Under section 741, the sale of a partnership interest is treated as the sale of a capital asset. As such, the partner recognizes a capital gain or loss, depending on the amount realized from the sale and the partner's outside basis in the partnership interest. Thus, section 741 represents an application of the entity theory, with the partner treated as selling an interest in a separate entity. An exception to this general rule is contained in section 751.

Section 751(a) generally provides that any amount received by a partner in exchange for all or a part of the partner's interest in the underlying unrealized receivables or inventory items of the partnership is considered an amount realized from the sale or exchange of property other than a capital asset. Congress enacted section 751 in 1954 to prevent the conversion of potential ordinary income into capital gain upon the transfer of a partnership interest. The statute accomplishes this by applying an aggregate approach, by which the partner is treated as directly selling the ordinary-income-producing property.

Under section 751(c), the term "unrealized receivable" includes stock in a CFC, but only to the extent of the amount that would be treated as gain to which section 1248(a) would apply.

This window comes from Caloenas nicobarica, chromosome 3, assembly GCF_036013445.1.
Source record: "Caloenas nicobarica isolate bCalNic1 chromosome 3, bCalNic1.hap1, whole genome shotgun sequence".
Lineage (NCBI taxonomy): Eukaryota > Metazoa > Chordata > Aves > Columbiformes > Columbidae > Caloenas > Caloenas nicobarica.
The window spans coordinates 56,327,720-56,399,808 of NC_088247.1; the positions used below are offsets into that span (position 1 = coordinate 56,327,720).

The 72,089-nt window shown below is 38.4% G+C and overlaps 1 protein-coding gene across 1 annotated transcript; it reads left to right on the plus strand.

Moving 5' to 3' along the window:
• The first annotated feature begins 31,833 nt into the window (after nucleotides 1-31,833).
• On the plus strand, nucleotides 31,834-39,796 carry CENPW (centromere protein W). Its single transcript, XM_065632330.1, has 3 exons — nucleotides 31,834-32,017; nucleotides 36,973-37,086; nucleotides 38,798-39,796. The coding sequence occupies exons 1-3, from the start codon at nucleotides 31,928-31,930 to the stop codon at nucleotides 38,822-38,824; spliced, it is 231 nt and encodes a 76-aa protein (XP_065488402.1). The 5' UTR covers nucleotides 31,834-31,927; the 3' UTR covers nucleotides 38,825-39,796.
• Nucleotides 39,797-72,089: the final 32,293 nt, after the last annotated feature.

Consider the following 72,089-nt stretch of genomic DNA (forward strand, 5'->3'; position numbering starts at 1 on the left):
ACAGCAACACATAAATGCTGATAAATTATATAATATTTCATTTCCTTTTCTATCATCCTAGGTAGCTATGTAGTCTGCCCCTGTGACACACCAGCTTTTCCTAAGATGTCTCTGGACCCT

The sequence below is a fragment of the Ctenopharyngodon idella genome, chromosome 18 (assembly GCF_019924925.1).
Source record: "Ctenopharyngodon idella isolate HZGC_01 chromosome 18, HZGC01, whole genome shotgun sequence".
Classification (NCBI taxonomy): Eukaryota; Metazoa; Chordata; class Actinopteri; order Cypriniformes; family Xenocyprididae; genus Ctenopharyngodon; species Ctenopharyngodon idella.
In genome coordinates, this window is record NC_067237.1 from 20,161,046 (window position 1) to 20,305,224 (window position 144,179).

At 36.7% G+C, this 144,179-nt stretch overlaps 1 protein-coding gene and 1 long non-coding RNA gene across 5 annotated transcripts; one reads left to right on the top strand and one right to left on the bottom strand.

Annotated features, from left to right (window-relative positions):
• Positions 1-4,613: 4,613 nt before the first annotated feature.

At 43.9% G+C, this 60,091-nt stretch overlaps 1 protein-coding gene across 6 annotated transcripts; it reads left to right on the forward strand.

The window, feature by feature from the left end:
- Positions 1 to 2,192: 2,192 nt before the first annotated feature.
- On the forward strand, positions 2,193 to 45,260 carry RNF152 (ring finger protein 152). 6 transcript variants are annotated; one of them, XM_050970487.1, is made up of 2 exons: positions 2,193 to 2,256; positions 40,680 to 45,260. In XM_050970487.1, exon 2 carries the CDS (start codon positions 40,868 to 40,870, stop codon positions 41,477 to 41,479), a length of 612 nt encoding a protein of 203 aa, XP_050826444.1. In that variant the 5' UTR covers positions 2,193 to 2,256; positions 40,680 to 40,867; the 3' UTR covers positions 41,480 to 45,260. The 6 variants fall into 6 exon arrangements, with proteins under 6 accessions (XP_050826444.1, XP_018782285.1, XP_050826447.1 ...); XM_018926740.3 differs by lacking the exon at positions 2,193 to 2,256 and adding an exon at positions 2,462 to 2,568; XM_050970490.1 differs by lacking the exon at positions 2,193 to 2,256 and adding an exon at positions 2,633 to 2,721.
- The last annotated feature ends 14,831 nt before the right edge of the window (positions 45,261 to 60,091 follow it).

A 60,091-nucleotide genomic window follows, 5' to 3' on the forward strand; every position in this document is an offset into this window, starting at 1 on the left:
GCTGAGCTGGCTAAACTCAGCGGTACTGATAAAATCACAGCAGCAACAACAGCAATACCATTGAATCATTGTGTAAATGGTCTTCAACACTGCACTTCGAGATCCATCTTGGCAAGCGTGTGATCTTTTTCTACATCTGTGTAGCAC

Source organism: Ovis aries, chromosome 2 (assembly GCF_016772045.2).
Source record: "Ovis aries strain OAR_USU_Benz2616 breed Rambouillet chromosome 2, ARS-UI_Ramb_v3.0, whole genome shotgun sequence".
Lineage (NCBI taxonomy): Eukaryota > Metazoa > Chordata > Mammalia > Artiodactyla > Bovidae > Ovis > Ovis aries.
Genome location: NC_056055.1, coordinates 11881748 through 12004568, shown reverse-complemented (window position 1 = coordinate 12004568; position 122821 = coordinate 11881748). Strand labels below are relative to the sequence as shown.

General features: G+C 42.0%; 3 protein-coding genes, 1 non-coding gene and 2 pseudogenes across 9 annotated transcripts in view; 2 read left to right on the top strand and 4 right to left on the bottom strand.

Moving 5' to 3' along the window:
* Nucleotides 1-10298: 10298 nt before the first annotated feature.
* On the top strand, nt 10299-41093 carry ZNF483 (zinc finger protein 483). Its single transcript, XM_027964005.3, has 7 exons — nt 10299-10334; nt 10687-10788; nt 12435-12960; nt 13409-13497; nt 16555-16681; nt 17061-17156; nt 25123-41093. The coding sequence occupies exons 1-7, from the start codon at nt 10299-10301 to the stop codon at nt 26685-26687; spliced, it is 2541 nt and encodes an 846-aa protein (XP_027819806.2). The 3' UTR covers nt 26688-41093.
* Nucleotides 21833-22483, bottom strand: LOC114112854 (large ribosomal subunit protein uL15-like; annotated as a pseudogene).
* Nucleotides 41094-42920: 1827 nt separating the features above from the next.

Section 1248: In general

In general, if a U.S. shareholder that owns 10 percent or more of the voting stock of a CFC sells stock in that CFC, section 1248 recharacterizes the gain on such a sale as a dividend, to the extent of the undistributed earnings and profits (E&P) attributable to the stock sold (the section 1248 amount). If the selling U.S. shareholder is a C corporation, gain treated as a dividend under section 1248 is generally eligible for foreign tax credit relief under section 902. Corporations do not receive preferential tax rates on dividends from foreign corporations or capital gains recognized on the sale of stock. Therefore, the application of section 1248 generally produces a benefit to corporations.